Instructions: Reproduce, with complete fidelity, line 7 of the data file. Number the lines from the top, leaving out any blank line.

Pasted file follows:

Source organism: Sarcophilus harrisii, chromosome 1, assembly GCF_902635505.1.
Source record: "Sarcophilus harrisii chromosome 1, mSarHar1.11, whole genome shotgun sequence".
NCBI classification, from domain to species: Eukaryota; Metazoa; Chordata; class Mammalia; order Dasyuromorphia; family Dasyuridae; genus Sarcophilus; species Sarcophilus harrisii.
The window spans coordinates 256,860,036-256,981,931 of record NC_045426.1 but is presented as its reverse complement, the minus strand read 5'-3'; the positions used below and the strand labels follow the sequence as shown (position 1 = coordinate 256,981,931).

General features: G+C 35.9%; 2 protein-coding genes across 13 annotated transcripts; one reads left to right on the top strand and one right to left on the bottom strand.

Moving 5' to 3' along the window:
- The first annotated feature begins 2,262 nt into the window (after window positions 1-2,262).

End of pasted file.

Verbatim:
- The first annotated feature begins 2,262 nt into the window (after window positions 1-2,262).